Subject matter jurisdiction raises questions of power, or competence to adjudicate. Insofar as the two perspectives-necessity and convenience-suggest differences in the power of federal courts to hear auxiliary claims, no constitutional or statutory authority supports the difference. This Comment asserts that the necessity perspective marks the outer limits of power to hear auxiliary claims, and proposes a model for keeping the exercise of auxiliary jurisdiction within its constitutional limits. The more expansive convenience perspective purports to grant more power to federal courts than the Constitution allows. For this reason, federal courts should return to the necessity perspective in the exercise of ancillary jurisdiction. By doing so, federal courts can limit the number of cases coming before them that involve issues of state law, with minimum adverse effects on the parties who will be precluded from bringing their nonfederal claims in federal court. Determining jurisdiction from the necessity perspective will guarantee that state courts will be the primary fora for interpretations of state law.

II. Ancillary Jurisdiction-Evolution of Standards

Ancillary jurisdiction, applying to certain claims filed after, or ancillary to, the original complaint, is a doctrine permitting a federal court to hear claims over which it would not otherwise have subject matter jurisdiction.(fn18) A federal court may exercise ancillary jurisdiction whenever a party asserts a claim under state law, after the original complaint has been filed in a proceeding containing a federal claim, that is sufficiently closely related to the federal claim in the suit, except in the case of pendent jurisdiction-where an original plaintiff brings both federal and nonfederal claims against the same original defendant.(fn19)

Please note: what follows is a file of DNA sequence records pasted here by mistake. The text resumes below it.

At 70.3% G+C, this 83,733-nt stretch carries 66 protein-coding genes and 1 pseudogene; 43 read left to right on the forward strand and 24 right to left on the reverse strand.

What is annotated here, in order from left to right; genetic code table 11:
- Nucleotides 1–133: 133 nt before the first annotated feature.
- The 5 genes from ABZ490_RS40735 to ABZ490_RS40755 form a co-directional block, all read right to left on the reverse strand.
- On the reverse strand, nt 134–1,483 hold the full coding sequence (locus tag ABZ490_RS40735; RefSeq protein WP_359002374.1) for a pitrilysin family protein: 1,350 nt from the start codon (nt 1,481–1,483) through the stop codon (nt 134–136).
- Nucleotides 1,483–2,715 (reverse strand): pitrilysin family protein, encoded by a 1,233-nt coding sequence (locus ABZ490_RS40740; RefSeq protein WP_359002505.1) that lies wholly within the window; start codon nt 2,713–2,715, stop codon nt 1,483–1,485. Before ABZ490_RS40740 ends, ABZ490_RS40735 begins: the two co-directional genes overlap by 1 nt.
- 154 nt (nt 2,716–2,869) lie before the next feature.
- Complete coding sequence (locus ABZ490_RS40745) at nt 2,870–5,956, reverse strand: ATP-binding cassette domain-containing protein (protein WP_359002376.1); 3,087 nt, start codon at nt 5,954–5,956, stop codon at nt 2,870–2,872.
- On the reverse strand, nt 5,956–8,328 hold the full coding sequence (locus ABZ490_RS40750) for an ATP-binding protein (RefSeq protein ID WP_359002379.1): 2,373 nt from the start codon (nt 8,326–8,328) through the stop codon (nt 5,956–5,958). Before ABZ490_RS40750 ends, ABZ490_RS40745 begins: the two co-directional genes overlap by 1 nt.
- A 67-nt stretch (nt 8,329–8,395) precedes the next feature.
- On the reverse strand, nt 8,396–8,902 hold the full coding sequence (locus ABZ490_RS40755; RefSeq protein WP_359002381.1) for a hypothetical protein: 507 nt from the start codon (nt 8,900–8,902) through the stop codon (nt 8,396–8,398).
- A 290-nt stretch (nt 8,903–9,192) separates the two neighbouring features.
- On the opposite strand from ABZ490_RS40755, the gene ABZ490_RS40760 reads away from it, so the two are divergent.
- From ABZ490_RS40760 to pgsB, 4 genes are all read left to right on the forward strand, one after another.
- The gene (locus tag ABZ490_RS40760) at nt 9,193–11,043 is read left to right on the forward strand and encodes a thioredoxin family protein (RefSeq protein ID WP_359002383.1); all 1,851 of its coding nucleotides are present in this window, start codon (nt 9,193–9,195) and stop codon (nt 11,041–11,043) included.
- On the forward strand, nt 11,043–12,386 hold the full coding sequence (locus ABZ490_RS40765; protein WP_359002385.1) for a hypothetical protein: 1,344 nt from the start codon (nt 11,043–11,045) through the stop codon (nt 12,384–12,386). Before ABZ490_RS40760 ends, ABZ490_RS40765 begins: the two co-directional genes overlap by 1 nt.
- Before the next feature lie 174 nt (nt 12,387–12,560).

The Supreme Court first recognized ancillary jurisdiction in Freeman v. Howe.(fn20) In Freeman, a United States marshal seized a number of railroad cars under writs of attachment issued by a federal court. Individuals with mortgage claims to the property then brought an action of replevin against the marshal in state court, and received a favorable judgment. The Supreme Court, reviewing the state court decision, held that a state court lacks authority to interfere with property under the control of a federal court.(fn21) The mortgagees argued that a bar to their state court action would leave them remediless because they lacked diversity with the plaintiffs in the federal court action. The Court held that any party whose interests were affected by the action in federal court could bring a claim to property already in the federal court's control and that the mortgagees' state law claim would be ancillary to the original suit.(fn22)

The Freeman holding can be explained in one of several ways. One explanation is that property occupies so special a position in American society that an exception to the normal limitations of federal subject matter jurisdiction is warranted in order to protect property interests.(fn23) Another explanation is that all claims to property comprise but one constitutional case, in which event the entire matter is legitimately within the federal court's subject matter jurisdiction and no exception is necessary.(fn24) A third explanation is that extension of ancillary jurisdiction over the claim in Freeman was necessary to the full adjudication of the suit before the court, regardless of the claim being one to property, and that the claims of nondiverse parties were for that reason part of the same case.(fn25) Extension of jurisdiction can be "necessary" in that refusal to hear a nonfederal claim may violate fifth amendment due process guarantees if parties with a rightful claim to property before a federal court are completely foreclosed of a remedy.(fn26) This latter explanation of Freeman can be appropriately referred to as the "necessity perspective" of power to exercise auxiliary jurisdiction. Regardless of which of the three explanations prevailed in the minds of jurists, the Freeman rule was applied uniformly after I860.(fn27)

In 1926, the Supreme Court significantly expanded ancillary jurisdiction in Moore v. New York Cotton Exchange(fn28) by applying the doctrine to compulsory counterclaims. In Moore, ...